November 14, 2010

November 14, 2010
Pensacola Bound

Welcome to another day in my life. Today is Sunday and I hope you are having a safe and great week so far. It is another busy day for Dab the AIDS Bear and me.

I had to be up at 4am this morning so I would have plenty of time to get things done before having to leave for the airport at 5:45 am. Dab the AIDS Bear and I are flying to Pensacola, Florida for eight days. We will be spending time with my Dad, family and friends while also doing press for and speaking at Pensacola's first AIDS Walk.

Unfortunately, I have to share more bad news for people with HIV and AIDS living in the state of Florida. Florida’s economic woes threaten uninsured HIV/AIDS patients.

It appears Florida’s struggling economy has found its latest victims: uninsured HIV/AIDS patients. According to the Florida Department of Health’s Bureau for HIV/AIDS, a budget crisis is forcing the state to drop 350 uninsured HIV/AIDS patients from a federal drug subsidy program, and an additional 2,000 more patients may suffer the same fate. The need to drop patients from the AIDS Drug Assistance Program (ADAP) stems from Florida’s $16 million shortfall of its $100 million drug program budget. Another factor affecting the cuts is the economy, which has triggered an increase in the number of Florida patients being enrolled in the program due to loss of employment and health insurance. The Bureau estimates the current enrollment to be approximately 11,000 patients. The lack of funding has forced the agency to put patients on a waiting list.

“We have not had this type of demand in 14 years,” said Tom Liberti, chief of the Bureau of HIV/AIDS. “We knew we had to have a waiting list quickly because we were over budget.”

Liberti, who estimates there are more than 2,400 patients on the waiting list, says the Bureau began putting patients on the list June 1. Of these patients, more than 1,000 live in South Florida and approximately 300 live in Central Florida. In a state that has the third largest HIV/AIDS epidemic in the country, having to drop patients from ADAP is not something the Bureau wanted to do, says Liberti. New York and California rank No. 1 and No. 2.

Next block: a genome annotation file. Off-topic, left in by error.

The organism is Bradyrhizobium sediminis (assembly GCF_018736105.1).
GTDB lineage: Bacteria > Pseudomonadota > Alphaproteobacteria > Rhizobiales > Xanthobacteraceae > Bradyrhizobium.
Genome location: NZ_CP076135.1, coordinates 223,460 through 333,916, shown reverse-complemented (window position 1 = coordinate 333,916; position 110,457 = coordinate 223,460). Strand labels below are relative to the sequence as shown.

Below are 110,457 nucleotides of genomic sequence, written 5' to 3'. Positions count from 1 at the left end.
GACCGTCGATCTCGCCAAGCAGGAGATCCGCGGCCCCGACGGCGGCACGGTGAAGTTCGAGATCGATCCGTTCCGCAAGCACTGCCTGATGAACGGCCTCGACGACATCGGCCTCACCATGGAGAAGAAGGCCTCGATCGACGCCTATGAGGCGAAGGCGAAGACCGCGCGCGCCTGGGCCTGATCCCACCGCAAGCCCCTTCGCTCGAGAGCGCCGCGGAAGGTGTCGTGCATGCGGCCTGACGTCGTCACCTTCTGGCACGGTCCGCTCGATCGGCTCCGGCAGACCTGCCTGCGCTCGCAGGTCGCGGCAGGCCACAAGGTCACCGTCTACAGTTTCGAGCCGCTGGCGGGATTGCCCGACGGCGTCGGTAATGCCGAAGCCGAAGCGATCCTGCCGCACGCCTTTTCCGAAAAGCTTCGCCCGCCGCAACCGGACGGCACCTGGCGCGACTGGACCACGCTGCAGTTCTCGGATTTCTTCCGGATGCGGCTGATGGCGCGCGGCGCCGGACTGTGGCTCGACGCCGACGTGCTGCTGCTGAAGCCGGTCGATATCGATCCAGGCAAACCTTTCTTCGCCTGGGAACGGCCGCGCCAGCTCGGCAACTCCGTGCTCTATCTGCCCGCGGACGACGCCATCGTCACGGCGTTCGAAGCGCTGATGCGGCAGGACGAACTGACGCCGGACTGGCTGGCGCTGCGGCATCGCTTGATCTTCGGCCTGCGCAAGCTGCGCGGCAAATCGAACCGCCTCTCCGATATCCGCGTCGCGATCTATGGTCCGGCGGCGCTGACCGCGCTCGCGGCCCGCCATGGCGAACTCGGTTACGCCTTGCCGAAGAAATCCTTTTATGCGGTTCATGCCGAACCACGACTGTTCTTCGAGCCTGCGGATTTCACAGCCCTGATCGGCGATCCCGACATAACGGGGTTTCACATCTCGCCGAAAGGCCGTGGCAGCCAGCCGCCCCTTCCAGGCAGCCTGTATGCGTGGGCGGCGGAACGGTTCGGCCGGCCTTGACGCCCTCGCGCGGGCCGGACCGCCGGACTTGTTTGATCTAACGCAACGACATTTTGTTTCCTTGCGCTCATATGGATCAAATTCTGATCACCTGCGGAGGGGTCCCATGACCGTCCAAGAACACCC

Flat funding from the Ryan White program, the economy and the increased number of patients came together to create what Liberti calls the perfect storm, which started in early 2009. While the Bureau, which has been around for more than 20 years, is trying to stabilize the program, it is not there yet, he says. If the financial situation does not improve, there is a strong possibility that more patients could be dropped from the program.

“When people are diagnosed … they often need to be on medication right away,” said Lola Thomas, executive director of the AIDS Alliance of Northwest Georgia, one of the states that has a waiting list. “It is devastating to the HIV community. It becomes difficult to keep up with the program.” As far as Florida is concerned, there are no guarantees that more patients will not be cut, but the Bureau is trying to make it through March 31 of next year before any additional cuts are made. Liberti estimates that the state saves about $10,000 per every patient dropped, but that is not the ideal scenario.

“Everyone is trying very hard so that we don’t have to do that. I am trying to stay optimistic,” Liberti said. That optimism is linked to several grant programs totaling millions of dollars, some of which the state has never been eligible for until now. The downside is the fact that grant awards are not usually handed out until at least April 1. Liberti says his office is going for as much money as possible.

In the meantime, dropping patients from ADAP and reducing eligibility were the immediate steps that had to be taken to ensure the program could stay afloat. Some of the patients being dropped may be able to obtain drugs for free or at a minimal cost directly through programs offered by drug manufacturers. The state is assisting patients in this process.

All this horrible news just breaks my heart. It is hard enough to live with HIV and AIDS without people having to worry about whether they can get access to life saving medications. This should not be happening in our country with all the money we give to other countries. Just my opinion.

Until we meet again; here's wishing you health, hope, happiness and just enough.

big bear hug,

Daddy Dab